Preventing Common Car Related Injuries and Deaths
May 1, 2013
by Michelle LaRowe
Editor in Chief
When it comes to car related injuries and deaths in children, many parents simply believe that their family is immune. Yet incident after incident shows children of seemingly responsible parents – including doctors and teachers – becoming victims of such tragic events.
- Forgetting a child is in the car. When the typical schedule and routine gets changed or parents are rushed, a momentary-lapse in memory can have deadly results. Placing a briefcase or cellphone in the backseat with the child can help to ensure he’s not forgotten and if he is, with something necessary for the day in the backseat, the adult responsible is likely to return back.
- Leaving a child in a hot car. Vehicular heat stroke can happen when a child is left in a car. A child’s body temperature rises 3-5 times faster than an adult’s, and even with the windows cracked the inside of a car can reach 125 degrees Fahrenheit in minutes, according to www.KidsandCars.com. Prevent vehicle related heat stroke by never leaving your child in the car unattended, even for a minute.
- Backing over a child. Many children are accidently run over as parents back out of their driveways or parking space each year. This is because young children can’t be seen in the BlindZone of the vehicle. Longer and taller vehicles have a larger BlindZone. To get a feel for your BlindZone, set a 28 inch cone on the ground behind the vehicle and see how far away you need to be before you can see the top of it. The space between the back of the vehicle and the cone is the vehicle’s BlindZone. Always physically check behind your vehicle before backing out to avoid accidental injuries.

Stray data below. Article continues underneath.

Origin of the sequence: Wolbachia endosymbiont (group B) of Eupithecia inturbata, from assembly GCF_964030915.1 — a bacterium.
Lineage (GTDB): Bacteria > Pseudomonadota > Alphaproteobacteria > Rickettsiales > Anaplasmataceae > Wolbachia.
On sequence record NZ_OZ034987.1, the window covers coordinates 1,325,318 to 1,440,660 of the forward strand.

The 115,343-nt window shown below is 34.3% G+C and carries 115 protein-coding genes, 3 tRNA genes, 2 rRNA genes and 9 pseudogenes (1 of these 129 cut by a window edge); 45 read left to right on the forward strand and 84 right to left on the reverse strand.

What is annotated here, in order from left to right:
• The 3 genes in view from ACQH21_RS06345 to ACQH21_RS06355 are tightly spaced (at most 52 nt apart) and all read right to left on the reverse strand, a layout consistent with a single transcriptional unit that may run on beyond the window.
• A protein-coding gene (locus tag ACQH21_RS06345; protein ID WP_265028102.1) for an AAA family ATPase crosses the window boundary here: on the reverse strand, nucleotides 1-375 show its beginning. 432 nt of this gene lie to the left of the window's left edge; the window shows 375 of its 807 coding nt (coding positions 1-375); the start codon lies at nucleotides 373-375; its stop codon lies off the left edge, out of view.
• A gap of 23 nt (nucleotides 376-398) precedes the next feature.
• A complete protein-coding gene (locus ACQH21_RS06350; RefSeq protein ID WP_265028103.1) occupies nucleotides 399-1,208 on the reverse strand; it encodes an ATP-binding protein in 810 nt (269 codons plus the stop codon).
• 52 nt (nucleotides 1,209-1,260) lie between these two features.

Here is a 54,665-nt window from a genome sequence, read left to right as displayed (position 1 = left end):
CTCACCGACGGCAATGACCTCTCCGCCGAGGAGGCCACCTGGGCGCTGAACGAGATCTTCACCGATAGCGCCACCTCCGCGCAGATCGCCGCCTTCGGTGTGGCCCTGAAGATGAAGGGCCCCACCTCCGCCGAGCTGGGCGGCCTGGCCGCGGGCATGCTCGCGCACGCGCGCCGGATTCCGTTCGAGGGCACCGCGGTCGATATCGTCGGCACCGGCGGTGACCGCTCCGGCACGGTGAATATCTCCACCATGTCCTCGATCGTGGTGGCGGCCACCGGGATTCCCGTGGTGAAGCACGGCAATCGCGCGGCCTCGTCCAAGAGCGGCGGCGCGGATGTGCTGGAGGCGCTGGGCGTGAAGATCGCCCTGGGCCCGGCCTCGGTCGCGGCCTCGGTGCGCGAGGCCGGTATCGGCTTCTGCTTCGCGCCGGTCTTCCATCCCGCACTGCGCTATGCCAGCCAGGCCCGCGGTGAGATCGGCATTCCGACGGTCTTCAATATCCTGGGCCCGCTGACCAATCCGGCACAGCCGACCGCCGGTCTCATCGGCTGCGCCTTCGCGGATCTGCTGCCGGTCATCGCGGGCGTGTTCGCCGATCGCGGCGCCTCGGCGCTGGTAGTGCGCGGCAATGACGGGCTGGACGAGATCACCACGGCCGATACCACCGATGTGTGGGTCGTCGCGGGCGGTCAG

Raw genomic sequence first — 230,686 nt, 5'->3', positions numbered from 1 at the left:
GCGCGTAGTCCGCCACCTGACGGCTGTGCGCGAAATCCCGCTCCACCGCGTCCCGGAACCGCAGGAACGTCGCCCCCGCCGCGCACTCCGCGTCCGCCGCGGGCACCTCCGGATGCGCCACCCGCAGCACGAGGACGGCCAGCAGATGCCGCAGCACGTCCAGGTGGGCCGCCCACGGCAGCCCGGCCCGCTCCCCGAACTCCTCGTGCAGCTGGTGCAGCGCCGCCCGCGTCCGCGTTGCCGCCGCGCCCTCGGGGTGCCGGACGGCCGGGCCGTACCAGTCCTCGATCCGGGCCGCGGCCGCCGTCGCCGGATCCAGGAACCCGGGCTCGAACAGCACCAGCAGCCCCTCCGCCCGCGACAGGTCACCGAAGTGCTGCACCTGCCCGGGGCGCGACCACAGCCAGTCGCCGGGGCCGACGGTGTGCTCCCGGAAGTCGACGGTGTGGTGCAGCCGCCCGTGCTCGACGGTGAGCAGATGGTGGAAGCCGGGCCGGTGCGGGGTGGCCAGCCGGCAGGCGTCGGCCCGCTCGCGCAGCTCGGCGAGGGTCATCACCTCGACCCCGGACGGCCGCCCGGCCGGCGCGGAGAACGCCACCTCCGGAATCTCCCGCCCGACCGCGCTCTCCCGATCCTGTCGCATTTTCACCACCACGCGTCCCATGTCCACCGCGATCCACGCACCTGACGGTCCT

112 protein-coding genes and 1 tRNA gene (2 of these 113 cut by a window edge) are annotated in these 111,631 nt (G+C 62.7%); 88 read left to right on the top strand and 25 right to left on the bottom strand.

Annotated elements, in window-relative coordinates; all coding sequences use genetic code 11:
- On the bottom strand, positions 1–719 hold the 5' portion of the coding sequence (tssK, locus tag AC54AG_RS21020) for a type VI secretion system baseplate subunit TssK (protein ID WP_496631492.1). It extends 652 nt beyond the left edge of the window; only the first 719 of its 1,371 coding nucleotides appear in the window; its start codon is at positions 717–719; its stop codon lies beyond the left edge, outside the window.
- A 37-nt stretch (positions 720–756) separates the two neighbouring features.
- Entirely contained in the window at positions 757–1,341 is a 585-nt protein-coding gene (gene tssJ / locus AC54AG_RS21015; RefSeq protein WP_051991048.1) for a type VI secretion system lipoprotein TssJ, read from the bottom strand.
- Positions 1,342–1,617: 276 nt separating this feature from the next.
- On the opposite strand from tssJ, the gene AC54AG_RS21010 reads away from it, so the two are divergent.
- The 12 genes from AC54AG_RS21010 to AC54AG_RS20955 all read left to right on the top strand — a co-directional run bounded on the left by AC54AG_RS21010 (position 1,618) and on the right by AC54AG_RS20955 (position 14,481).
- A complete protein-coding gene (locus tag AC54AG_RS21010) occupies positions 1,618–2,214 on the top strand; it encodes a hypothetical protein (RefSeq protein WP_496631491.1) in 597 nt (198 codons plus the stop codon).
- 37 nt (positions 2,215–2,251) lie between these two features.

- Power window strangulation. According to www.KidsandCars.org, power windows have injured or killed thousands of children. Since 1990, 50 children have lost their lives to power window related incidents, and many more have suffered amputations and brain injuries, according to the website. Never leave your child alone in the car. Accidently pressing on the window switch while leaning out the window could have tragic results.
- Improper use of car seats. It is estimated that 80 to 90% or more of car seats are misused or installed incorrectly. Visit www.safekids.org to find a certified passenger safety technician who can inspect your seat’s installation. Reading the vehicle and seat owner’s manual and watching installation and usage videos put out by the car seat manufacturer can help to ensure that you’re using the right type of seat for your child and your vehicle.
While accidental car related injuries and deaths can and do occur, the good news is that most are preventable. By using the right seat the right way, never leaving your child unattended in the car and taking added safety precautions, you can reduce the risk of a preventable car related injuries and deaths.
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